Applied Neuro Exam 1
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Differentiate motor learning and motor control
motor learning - acquisition/modification of movement motor control - ability to direct movement
ability to consistently achieve goals under a wide variety of conditions
Differentiate a discrete, serial, and continuous movement?
discrete - beginning and end serial - discrete linked together (order matters) continuous - no distinct beginning and end (ex: gait)
Differentiate between closed skill versus and open skill
closed - predictable, not varied, can plan in advance, no change in environment open - unpredictable, adapt movements in response to environment
What are some of the primary effector systems to the movement system?
What are some support systems to the movement system? (3)
cardiopulmonary, metabolic, integumentary
Movement emerges from what three things?
the individual, task, and environment
New solutions in specific tasks given the new constraints imposed on the individual (associated with the neural pathology)
recovery of function
What is the difference between performance and learning?
performance is a temporary change seen during a practice session learning - result from the experience of practice that is more permanent, tested outside of practice
What is the cognitive, associative, and autonomous phases of motor learning?
cognitive - understanding what to do associative - understanding how to do autonomous - doing it well
Motor program theory where we have a set of rules for spatial-temporal patterns for a type of movement (ex: waving)
Schmidt's Schema Theory
What is explicit versus implicit motor learning? What types of memory does each encompass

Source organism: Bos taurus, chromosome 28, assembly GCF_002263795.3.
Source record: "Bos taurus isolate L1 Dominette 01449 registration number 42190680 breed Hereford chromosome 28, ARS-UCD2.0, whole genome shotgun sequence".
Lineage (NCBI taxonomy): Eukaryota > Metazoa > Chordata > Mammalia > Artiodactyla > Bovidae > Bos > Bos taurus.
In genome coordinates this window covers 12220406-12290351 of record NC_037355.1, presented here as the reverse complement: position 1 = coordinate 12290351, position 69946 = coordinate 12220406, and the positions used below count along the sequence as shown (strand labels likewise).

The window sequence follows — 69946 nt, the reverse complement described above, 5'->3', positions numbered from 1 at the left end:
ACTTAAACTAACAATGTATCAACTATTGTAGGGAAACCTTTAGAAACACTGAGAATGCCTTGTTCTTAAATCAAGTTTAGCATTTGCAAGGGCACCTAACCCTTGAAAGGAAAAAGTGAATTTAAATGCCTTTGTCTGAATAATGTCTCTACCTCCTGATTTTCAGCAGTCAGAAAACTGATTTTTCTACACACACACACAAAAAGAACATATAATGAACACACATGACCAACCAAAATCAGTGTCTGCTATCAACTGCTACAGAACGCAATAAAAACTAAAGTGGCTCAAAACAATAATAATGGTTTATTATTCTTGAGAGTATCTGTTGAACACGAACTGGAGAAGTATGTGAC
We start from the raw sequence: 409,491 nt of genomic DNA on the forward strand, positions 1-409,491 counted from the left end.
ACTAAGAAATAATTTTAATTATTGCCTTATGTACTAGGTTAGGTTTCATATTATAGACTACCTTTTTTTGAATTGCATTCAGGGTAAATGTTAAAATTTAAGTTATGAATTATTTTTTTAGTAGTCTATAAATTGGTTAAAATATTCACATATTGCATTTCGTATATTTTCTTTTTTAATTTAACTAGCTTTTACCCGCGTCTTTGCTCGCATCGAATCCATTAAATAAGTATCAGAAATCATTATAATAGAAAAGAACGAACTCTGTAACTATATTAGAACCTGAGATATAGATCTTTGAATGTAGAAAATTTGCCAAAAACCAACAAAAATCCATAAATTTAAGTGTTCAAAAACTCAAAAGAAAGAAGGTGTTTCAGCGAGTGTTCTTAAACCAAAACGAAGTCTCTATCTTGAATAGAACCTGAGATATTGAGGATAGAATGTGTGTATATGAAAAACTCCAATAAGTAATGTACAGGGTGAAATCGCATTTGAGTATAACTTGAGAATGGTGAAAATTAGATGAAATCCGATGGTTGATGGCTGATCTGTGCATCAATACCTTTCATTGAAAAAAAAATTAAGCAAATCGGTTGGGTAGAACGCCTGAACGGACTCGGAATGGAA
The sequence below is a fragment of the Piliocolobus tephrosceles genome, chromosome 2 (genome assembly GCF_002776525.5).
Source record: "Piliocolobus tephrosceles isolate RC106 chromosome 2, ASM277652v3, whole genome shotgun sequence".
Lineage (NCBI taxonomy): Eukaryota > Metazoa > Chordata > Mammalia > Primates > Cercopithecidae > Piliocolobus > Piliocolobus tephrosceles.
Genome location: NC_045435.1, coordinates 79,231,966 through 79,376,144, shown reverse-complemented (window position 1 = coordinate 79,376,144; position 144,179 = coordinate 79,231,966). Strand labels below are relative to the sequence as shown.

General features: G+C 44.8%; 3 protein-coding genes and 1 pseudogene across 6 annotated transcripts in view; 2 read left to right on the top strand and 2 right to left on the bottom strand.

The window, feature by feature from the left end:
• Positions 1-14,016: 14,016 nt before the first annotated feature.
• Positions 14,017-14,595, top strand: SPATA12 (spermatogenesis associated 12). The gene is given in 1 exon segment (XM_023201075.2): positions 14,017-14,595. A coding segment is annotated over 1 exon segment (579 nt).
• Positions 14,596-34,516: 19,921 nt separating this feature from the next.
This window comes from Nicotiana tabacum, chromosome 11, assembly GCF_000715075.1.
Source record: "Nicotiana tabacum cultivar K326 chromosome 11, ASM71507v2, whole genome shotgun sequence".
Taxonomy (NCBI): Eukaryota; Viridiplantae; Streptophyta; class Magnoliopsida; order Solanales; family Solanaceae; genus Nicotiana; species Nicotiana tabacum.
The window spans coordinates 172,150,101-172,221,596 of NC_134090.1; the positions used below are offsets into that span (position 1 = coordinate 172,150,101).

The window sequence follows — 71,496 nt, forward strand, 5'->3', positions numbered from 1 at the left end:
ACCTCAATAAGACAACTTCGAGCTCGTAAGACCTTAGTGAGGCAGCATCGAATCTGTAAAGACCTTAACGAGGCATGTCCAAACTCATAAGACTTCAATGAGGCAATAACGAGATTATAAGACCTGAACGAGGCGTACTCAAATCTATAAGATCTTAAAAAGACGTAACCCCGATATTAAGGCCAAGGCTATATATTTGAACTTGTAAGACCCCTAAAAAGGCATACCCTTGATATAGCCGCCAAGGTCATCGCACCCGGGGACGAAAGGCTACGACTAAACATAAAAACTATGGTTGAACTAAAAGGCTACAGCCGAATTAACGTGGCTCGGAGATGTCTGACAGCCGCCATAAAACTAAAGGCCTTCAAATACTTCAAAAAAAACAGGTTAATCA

explicit = declarative memory, verbal knowledge of movement implicit = procedural memory, improvement in physical performance of the movement
Which type of memory is understanding how to do something and requires effortful process?
What type of memory is how to do something and requires doesn't require conscious attention
Knowing the phases of the gait cycle versus knowing how to walk are what types of memories?
gait cycle phases - declarative knowing how to walk - procedural
what are the three critical brain areas for procedural memory?
cerebellum, basal ganglia, sensorimotor cortex
What is the role of the cerebellum?
use sensory feedback to adjust motor output for procedural learning
Which part of the brain is responsible for changing movement or direction? (voluntary movement initiation)
What is the responsibility of the basal ganglia?
coordinates movement response selection
Unilateral basal ganglia stroke had what effect on procedural learning? What about ability to benefit from declarative instructions?
slowed procedural learning, reduced ability to learn from declarative instructions
What can we use to drive motor learning when explicit learning systems are damaged?
Which system is active when explicit knowledge is unavailable and learning is implicit or internally driven?
What four areas of the brain drive declarative learning?
hippocampus, amygdala, medial temporal cortex, and prefrontal/premotor cortices
What is role of hippocampus and medial temporal cortex?
help form declarative memory
Which system allows declarative learning to be held in working memory and used to guide motor performance?
Damage to prefrontal and premotor cortex has what impact?
decreased ability to integrate declarative knowledge into movement
Which system responsible for sequencing and timing via external cues and explicit instructions
Damage to hippocampus and medial temporal cortex has what effect?
decrease ability to form declarative knowledge, have ability for procedural learning
As skill of task or movement increases -- ___ areas of the brain are activated